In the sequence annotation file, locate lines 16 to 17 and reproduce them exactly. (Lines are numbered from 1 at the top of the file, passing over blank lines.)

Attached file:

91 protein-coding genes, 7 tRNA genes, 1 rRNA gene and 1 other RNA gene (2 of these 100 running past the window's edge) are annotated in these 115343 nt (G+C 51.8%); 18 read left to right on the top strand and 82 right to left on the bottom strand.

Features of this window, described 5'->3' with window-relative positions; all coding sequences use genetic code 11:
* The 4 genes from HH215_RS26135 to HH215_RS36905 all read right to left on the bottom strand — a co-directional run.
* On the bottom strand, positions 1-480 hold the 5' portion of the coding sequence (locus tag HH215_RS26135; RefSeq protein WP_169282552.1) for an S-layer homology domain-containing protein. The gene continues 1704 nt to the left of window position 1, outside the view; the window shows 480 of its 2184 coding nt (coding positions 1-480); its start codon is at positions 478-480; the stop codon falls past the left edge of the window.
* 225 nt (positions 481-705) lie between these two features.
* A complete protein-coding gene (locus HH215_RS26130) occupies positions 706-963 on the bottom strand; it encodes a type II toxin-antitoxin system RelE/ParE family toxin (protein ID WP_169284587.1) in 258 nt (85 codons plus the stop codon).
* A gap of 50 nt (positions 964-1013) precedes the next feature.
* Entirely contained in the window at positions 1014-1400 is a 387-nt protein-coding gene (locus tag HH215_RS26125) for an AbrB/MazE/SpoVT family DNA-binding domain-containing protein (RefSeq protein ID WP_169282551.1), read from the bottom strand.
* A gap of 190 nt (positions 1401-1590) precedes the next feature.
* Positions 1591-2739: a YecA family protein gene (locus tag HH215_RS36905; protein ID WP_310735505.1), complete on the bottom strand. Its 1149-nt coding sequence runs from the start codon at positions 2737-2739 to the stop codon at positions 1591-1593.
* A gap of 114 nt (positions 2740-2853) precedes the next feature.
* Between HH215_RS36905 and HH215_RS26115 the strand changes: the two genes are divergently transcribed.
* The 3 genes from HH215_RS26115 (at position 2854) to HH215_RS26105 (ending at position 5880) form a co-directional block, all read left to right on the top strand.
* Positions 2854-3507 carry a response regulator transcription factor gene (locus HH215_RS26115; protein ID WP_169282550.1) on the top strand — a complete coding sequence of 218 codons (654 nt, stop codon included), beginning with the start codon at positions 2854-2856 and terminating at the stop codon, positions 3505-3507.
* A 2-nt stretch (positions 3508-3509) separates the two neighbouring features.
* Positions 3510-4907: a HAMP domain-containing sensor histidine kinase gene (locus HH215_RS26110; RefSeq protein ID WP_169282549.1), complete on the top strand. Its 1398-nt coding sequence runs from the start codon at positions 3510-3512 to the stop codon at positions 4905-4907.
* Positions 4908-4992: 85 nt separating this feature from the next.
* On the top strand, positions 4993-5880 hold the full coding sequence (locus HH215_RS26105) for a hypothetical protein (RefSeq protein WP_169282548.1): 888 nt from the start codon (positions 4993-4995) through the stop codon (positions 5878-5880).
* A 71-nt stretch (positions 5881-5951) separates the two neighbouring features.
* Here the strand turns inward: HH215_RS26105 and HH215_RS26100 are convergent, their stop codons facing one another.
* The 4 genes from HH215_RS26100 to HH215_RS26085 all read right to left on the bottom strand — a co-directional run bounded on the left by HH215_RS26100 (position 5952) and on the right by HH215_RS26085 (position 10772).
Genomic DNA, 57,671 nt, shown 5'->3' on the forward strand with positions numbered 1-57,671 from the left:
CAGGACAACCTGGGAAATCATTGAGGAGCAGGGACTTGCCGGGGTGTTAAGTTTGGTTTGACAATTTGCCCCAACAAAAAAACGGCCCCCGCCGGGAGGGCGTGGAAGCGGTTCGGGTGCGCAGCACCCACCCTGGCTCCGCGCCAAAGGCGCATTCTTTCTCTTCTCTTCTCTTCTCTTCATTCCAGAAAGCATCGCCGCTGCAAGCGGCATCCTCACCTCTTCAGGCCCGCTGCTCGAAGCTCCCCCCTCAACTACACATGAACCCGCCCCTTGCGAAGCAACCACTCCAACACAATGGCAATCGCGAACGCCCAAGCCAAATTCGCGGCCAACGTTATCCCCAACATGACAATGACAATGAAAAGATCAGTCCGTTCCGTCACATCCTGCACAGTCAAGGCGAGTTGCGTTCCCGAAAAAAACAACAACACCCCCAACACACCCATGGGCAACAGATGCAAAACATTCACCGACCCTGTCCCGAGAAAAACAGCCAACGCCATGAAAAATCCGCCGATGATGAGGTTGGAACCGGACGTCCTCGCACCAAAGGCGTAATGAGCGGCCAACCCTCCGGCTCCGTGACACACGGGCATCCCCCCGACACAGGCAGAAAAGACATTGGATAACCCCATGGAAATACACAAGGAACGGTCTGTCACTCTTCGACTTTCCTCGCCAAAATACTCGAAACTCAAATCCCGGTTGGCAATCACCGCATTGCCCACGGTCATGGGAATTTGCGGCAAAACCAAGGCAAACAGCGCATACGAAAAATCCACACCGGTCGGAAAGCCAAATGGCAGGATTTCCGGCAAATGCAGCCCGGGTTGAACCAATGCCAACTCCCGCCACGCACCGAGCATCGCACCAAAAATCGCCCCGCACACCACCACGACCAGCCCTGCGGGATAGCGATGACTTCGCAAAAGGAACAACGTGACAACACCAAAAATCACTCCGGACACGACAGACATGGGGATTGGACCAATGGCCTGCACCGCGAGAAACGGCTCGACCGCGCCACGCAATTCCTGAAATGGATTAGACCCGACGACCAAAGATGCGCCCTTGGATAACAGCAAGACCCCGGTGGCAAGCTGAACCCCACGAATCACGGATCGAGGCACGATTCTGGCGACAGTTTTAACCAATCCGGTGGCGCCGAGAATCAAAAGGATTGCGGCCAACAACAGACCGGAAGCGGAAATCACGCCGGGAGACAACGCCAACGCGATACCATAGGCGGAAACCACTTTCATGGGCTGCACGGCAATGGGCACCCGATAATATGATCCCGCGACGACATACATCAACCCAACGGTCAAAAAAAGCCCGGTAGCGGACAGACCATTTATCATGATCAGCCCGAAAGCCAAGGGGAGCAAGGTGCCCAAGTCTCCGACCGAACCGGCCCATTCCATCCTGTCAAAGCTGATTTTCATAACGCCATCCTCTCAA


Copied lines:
* Positions 3510-4907: a HAMP domain-containing sensor histidine kinase gene (locus HH215_RS26110; RefSeq protein ID WP_169282549.1), complete on the top strand. Its 1398-nt coding sequence runs from the start codon at positions 3510-3512 to the stop codon at positions 4905-4907.
* Positions 4908-4992: 85 nt separating this feature from the next.